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Old 06-24-2011, 12:30 PM   #1
theif519
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Registered: Mar 2011
Location: Philadelphia, PA
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How do I change change the home directory to be owned by me and not root? Slackware


I've already done the following commands

Code:
su
chown theif519 /home/theif519
chmod 775 /home/theif519
exit
#usermod -d /home/theif519 login *I would also like for someone to explain how this command works, if you'd be so kind*
I've logged out and logged back in, and I was successful in making it the default directory it logs in to. Still, afterwards I noticed that that when I use the list all commands "ls -l" it shows that root owns it and it also shows that I do not, by default, have read write execute over it, only read execute. Sorry if I'm not making any sense. *I'm using Slackware 13.37* in a Virtual Machine*

Another thing, I don't think I added any rights to my user, how do I give it more rights as well? Like, wheel and sudo and all of that stuff.

Also, this was the website I was using *Although it didn't help much, the comments sure did*

http://nixtechnica.blogspot.com/2007...ectory-in.html

Last edited by theif519; 06-24-2011 at 12:32 PM.
 
Old 06-24-2011, 01:00 PM   #2
T3RM1NVT0R
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Hi there,

The command you mentioned should work. Not sure why it is showing root as owner in ls -l. I would suggest you to try the following thing:

1. su - root
2. chown theif519.theif519 /home/theif519 /* You are making theif519 user private group and the user itself to be the owner:group of that particular home directory

3. chmod 775 /home/theif519 /* I would suggest you should use chmod 644 /home/theif519 instead */

4. Do ls -l /home

5. Exit

6. Login as the user and see if you have got the required rights. Perform ls -l using your user account in /home. ls -l /home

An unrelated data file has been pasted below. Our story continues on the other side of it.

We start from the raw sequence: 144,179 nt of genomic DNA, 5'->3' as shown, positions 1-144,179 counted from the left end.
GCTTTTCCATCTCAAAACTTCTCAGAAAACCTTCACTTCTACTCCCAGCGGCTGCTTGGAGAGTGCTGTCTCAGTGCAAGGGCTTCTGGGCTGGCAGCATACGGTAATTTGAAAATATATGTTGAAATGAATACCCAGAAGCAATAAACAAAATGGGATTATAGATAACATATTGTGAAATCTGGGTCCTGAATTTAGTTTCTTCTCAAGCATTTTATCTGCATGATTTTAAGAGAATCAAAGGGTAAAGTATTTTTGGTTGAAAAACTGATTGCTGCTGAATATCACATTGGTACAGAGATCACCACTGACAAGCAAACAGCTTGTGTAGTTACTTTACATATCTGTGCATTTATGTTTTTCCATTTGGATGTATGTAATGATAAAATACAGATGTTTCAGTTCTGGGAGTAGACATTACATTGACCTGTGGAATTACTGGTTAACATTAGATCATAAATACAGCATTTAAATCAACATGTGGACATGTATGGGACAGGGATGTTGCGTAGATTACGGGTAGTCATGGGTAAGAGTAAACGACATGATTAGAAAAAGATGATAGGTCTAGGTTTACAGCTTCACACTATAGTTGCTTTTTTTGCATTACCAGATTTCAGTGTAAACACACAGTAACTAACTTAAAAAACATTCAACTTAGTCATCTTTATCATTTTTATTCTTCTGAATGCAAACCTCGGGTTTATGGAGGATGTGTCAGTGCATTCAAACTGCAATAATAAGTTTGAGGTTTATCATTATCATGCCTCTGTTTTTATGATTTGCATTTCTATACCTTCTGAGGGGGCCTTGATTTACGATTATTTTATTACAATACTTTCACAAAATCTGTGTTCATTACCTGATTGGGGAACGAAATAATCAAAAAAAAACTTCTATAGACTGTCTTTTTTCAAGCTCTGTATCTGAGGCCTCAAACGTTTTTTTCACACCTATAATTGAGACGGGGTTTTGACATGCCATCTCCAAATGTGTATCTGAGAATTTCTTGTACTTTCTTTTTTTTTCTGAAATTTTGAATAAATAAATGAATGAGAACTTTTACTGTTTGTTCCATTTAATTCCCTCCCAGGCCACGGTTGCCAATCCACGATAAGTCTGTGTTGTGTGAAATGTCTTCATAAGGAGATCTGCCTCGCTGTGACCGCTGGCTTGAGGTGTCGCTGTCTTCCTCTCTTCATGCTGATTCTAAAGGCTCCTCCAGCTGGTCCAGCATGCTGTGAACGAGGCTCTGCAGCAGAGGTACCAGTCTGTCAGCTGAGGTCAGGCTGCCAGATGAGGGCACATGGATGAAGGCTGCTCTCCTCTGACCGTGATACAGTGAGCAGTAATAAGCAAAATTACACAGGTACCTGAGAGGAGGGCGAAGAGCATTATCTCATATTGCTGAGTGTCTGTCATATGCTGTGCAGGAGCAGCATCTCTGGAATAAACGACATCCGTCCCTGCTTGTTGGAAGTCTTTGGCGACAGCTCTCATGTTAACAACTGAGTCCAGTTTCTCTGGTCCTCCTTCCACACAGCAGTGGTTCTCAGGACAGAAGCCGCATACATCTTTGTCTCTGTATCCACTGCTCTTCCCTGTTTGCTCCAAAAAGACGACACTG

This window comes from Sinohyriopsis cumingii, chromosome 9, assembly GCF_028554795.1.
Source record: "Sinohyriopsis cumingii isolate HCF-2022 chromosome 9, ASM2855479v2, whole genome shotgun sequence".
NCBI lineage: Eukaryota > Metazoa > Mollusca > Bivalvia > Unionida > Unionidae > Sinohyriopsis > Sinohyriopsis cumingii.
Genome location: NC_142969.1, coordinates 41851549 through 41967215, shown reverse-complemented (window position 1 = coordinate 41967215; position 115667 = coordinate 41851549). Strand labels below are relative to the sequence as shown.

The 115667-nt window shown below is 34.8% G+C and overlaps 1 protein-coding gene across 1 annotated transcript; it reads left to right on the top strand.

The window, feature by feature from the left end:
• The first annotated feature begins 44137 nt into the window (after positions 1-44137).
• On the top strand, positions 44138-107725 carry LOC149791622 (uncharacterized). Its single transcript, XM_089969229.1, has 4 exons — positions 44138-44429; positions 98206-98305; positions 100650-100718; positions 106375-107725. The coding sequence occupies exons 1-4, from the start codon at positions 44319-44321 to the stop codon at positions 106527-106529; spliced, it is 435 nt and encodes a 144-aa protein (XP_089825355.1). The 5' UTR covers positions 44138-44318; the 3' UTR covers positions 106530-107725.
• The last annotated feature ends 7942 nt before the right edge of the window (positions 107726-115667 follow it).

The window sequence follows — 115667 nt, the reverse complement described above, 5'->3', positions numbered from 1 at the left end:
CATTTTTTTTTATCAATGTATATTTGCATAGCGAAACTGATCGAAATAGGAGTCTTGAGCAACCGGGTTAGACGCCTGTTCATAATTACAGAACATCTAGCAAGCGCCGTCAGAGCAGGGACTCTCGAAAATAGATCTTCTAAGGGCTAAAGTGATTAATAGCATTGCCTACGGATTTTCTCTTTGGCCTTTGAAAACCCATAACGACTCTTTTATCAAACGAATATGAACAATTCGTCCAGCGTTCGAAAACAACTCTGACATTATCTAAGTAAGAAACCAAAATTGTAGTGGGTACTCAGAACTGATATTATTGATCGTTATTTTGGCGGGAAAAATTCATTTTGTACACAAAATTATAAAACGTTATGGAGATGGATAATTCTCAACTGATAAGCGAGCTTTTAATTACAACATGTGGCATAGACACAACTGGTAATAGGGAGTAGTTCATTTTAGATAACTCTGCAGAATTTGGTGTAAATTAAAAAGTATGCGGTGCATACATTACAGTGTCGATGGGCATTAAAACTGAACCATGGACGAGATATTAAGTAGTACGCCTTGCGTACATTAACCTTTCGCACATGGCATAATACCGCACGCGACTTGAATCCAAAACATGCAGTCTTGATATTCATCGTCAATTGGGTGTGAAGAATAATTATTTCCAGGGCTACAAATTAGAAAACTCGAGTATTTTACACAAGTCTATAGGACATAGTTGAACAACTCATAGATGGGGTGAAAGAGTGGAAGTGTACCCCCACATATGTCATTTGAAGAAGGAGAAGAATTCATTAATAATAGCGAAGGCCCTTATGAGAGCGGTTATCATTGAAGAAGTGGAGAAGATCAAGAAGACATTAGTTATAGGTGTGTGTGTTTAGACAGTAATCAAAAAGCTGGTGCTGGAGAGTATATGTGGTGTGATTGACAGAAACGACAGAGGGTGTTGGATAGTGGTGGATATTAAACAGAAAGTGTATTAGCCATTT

Let us know if it works.
 
Old 06-24-2011, 01:07 PM   #3
diamondsandrain
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Is it possible that the root ownership showing is actually the root ownership of ".." in the directory listing of ls -al, the actual /home directory, which should be owned by root.
 
Old 06-24-2011, 01:13 PM   #4
theif519
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Registered: Mar 2011
Location: Philadelphia, PA
Distribution: Kubuntu 12.10
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Quote:
Originally Posted by T3RM1NVT0R View Post
Hi there,

The command you mentioned should work. Not sure why it is showing root as owner in ls -l. I would suggest you to try the following thing:

1. su - root
2. chown theif519.theif519 /home/theif519 /* You are making theif519 user private group and the user itself to be the owner:group of that particular home directory

3. chmod 775 /home/theif519 /* I would suggest you should use chmod 644 /home/theif519 instead */

4. Do ls -l /home

5. Exit

6. Login as the user and see if you have got the required rights. Perform ls -l using your user account in /home. ls -l /home

Let us know if it works.
Thank you, by using part of what you suggested

Code:
 chown theif519.theif519 /home/theif519
It now shows it owned by me. I hope that this means that from now on, whatever I add, it's contents will belong to me instead of root. Now another thing, is this enough, or do I need to add my account to more groups like wheel and sudo?
 
Old 06-24-2011, 01:21 PM   #5
T3RM1NVT0R
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Yes, it will belong to the user account from now onwards. One more thing you could do to modify the existing ownership under your home directory is the following command:

chown -R theif519.theif519 /home/theif519

The above command will recursively change the ownership of the file underneath the user's home directory. Beaware, never run this command on / as it might lead to non-recoverable situation as it changes the ownership recursively.

Sorry in the first post I forgot to explain this:

#usermod -d /home/theif519 login *I would also like for someone to explain how this command works, if you'd be so kind*

The above command instruct the system that modify the user's home directory to be the one that followed by -d and --login or -l will be the login name of the user.

This command is usually used when either user's home directory or user account has been renamed.

I hope this helps.
 
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